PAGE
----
News ArchiveItems 51-60 out of 173 displayed.
|3 Questions: Jonathan Gruber on the cost of smoking
Ford Professor, Jonathan Gruber, weighs in on a proposed cost-benefit analysis of smoking.
|Jean Tirole awarded Sveriges Riksbank Prize in Economic Sciences in Memory of Alfred Nobel
The Sveriges Riksbank Prize in Economic Sciences in Memory of Alfred Nobel 2014 was awarded to Jean Tirole (Ph.D. '81 and Annual Visiting Professor of Economics at MIT) "for his analysis of market power and regulation".
|Abhijit Banerjee awarded 2014 Benhard Harms Prize
Professor Abhijit Banerjee was awarded the Bernhard Harms Prize by the Kiel-based Institute for the World Economy (IfW). The Bernhard Harms Prize, named after the founder of the Institute, is awarded by the IfW every two years to a personality for outstanding achievements in the field of global macroeconomic research or for making an outstanding contribution through his or her activities in daily business practice for the promotion of world economic relations.
|Featured Research: Making the case for Keynes
Professor Emeritus Peter Temin's new book explains how John Maynard Keynes' ideas relate to today's global economy.
|Featured Research: Workplace diversity can help the bottom line
Sara Ellison, a senior lecturer in MIT's Department of Economics, and Wallace P. Mullin, an economist at George Washington University, recently published a study which found that gender diversity in the workplace helps firms be more productive, but it may also reduce satisfaction among employees.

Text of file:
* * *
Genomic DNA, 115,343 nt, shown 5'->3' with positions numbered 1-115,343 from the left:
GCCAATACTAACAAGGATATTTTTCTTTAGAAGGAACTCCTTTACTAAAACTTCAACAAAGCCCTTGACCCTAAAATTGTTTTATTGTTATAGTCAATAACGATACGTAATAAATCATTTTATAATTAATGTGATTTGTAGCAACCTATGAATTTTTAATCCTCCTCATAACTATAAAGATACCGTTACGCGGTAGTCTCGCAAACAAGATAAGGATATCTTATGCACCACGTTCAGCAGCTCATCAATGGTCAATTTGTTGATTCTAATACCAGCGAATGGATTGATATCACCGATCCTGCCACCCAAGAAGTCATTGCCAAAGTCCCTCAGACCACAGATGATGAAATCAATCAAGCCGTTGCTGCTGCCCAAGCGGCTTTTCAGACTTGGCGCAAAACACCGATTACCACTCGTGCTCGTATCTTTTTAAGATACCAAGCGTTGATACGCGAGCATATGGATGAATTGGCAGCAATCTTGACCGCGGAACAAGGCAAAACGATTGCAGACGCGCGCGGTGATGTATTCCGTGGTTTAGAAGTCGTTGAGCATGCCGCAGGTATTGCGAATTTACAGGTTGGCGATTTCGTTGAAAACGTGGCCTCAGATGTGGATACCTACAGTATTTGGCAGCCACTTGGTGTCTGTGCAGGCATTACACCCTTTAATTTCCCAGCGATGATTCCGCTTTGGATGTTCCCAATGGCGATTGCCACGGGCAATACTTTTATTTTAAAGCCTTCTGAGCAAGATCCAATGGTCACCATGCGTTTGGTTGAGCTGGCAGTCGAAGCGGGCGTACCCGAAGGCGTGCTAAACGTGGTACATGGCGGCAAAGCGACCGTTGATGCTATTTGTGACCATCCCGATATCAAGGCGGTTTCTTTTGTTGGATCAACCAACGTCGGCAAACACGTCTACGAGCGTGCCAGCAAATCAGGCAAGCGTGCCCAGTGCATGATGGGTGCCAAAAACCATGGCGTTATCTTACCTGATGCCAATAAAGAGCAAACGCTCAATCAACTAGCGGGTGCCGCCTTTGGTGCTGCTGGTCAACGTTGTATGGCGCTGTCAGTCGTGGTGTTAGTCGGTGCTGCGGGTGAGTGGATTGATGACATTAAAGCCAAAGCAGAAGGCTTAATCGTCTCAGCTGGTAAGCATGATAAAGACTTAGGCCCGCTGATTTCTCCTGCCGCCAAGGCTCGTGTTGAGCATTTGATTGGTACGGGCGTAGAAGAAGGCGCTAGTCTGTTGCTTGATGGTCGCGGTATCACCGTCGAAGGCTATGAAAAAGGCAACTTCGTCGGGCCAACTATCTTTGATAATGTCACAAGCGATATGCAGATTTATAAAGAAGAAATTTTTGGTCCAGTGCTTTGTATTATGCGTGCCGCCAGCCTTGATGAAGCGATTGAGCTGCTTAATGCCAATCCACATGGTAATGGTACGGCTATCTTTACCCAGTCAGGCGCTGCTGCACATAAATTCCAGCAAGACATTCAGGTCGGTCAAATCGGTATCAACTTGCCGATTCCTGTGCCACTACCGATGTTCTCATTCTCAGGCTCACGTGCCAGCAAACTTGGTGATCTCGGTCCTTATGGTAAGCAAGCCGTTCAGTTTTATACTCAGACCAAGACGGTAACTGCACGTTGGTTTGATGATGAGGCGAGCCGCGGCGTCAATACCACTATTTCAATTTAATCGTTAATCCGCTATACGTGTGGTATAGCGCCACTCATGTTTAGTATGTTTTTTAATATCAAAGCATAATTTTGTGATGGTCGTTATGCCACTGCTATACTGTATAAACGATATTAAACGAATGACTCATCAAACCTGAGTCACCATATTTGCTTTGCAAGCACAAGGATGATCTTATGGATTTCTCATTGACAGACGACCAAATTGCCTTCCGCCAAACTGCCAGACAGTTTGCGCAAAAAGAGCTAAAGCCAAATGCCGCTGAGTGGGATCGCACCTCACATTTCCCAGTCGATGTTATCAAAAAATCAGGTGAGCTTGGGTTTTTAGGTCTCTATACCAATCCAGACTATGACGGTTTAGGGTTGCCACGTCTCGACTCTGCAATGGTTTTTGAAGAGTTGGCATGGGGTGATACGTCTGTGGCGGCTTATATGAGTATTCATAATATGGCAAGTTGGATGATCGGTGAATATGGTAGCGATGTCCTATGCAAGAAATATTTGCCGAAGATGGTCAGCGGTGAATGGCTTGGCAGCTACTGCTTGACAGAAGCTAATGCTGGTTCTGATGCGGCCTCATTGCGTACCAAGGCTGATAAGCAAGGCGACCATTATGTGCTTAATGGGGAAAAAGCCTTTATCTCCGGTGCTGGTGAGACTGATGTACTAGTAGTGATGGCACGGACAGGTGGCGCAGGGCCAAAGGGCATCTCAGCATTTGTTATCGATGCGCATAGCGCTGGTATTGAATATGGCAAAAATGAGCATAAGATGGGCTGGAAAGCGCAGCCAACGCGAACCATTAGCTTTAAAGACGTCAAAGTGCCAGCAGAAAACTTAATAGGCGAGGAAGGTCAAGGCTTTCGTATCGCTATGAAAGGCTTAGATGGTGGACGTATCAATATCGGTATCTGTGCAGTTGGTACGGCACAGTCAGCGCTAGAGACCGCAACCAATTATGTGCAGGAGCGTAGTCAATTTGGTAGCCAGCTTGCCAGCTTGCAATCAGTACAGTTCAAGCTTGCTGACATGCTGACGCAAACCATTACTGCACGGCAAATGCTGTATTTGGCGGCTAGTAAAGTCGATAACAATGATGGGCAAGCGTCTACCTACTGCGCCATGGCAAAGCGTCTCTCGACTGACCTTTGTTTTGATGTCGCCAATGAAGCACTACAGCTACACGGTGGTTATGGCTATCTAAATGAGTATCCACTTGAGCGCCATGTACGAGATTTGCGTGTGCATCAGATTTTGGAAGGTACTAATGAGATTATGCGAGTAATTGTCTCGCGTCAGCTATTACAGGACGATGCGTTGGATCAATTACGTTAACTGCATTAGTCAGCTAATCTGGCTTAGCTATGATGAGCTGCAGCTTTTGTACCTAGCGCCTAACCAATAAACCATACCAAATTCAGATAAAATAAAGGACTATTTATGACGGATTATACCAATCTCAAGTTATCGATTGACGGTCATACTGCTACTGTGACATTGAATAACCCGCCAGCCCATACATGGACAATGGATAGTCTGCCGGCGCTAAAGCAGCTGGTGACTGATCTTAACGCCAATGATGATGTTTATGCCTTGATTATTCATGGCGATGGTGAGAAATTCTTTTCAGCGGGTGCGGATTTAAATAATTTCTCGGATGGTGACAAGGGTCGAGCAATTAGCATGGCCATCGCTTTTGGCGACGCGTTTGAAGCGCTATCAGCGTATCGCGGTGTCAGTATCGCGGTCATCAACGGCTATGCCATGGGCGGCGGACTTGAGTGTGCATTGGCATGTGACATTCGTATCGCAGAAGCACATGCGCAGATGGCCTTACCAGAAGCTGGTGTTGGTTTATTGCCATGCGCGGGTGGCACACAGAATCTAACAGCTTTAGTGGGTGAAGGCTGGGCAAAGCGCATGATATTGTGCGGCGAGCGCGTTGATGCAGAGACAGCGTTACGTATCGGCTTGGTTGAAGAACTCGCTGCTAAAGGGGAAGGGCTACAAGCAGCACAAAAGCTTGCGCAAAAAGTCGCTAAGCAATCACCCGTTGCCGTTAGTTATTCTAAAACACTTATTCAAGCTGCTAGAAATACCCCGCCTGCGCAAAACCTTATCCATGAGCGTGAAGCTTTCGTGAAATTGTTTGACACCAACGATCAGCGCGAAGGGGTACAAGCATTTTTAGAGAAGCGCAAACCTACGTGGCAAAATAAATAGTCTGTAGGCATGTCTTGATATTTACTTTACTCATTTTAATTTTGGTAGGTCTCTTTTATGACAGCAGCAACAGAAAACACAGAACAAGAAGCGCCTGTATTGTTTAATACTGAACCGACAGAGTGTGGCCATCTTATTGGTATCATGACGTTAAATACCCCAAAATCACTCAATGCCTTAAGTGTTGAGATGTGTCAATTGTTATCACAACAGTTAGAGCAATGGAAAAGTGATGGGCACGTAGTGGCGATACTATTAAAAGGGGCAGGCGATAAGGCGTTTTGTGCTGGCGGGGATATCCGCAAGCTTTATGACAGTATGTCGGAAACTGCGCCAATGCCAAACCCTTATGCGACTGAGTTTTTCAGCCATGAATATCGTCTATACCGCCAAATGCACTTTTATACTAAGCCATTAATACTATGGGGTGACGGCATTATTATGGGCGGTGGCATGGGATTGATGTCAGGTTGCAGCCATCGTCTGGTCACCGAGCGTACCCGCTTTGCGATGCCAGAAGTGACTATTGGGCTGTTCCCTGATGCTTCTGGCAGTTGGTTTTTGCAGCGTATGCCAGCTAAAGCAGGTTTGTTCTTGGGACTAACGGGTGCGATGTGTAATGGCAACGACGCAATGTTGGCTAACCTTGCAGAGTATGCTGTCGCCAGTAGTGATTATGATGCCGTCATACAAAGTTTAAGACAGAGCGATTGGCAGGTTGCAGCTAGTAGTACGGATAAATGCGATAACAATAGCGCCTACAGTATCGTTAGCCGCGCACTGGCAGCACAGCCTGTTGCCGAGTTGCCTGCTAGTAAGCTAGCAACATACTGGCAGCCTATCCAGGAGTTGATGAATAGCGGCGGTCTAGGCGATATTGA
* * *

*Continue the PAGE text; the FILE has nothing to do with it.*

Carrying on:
|Nancy Rose named Deputy Assistant Attorney General for Economic Analysis (Department of Justice)
Charles P. Kindleberger Professor of Applied Economics, Nancy Rose, an expert on firm behavior and the economics of regulated industries, has been named by the U.S. Department of Justice (DOJ) as deputy assistant attorney general for economic analysis. She will take a leave of absence from the Institute in order to take the position.
|Q&A: David Autor on inequality among the "99 percent"
Today's wealth gap does not just exist between the richest 1 percent of the population and everyone else; there have been growing inequalities among the less-wealthy 99 percent of people, too. In an article published today in Science, MIT economist David Autor contends that much of our present inequality stems from disparities in education. This has evolved in two directions: From 1980 to 2012, inflation-adjusted, full-time earnings of college-educated males increased anywhere from 20 percent to 56 percent, depending on whether they also acquired graduate degrees. Conversely, real earnings of high school graduates fell 11 percent, and earnings of high school dropouts fell 22 percent.
|Morris Adelman, MIT economics faculty member for more than six decades, dies at 96
Morris Adelman, an MIT economics faculty member for more than six decades, passed away on May 8 at the age of 96.
|Daron Acemoglu elected to the National Academy of Sciences
Professor Daron Acemoglu, has been named to the prestigious National Academy of Sciences, an honor recognizing distinguished and continuing achievements in original research. Other new members include Institute colleagues, Professor Emery Brown (Medical Engineering and Computational Neuroscience), Professor Alan Grossman (Biology) and Professor Timothy Grove (Earth and Planetary Sciences). Including these four, 77 MIT faculty members now hold NAS membership. The four MIT professors were among 84 members and 21 foreign associates from 15 countries elected to the NAS this year. NAS membership is one of the highest honors afforded to scientists and engineers.
|Featured Research: How a health care plan quickly lowered infant mortality
A study conducted by Professors Robert Townsend and Jon Gruber and Harvard Professor Nathaniel Hendren (Ph.D. '12)finds that a policy change in Thailand's health care system has quickly led to significantly lower infant mortality rates among less-wealthy citizens. The researchers found that Thailand's "30 Baht" program, which increased access to hospitals, led to a 13 percent drop in infant mortality in about a year. That change seems largely attributable to fewer infant deaths in rural areas, where previously the poor might never have entered hospitals to seek care.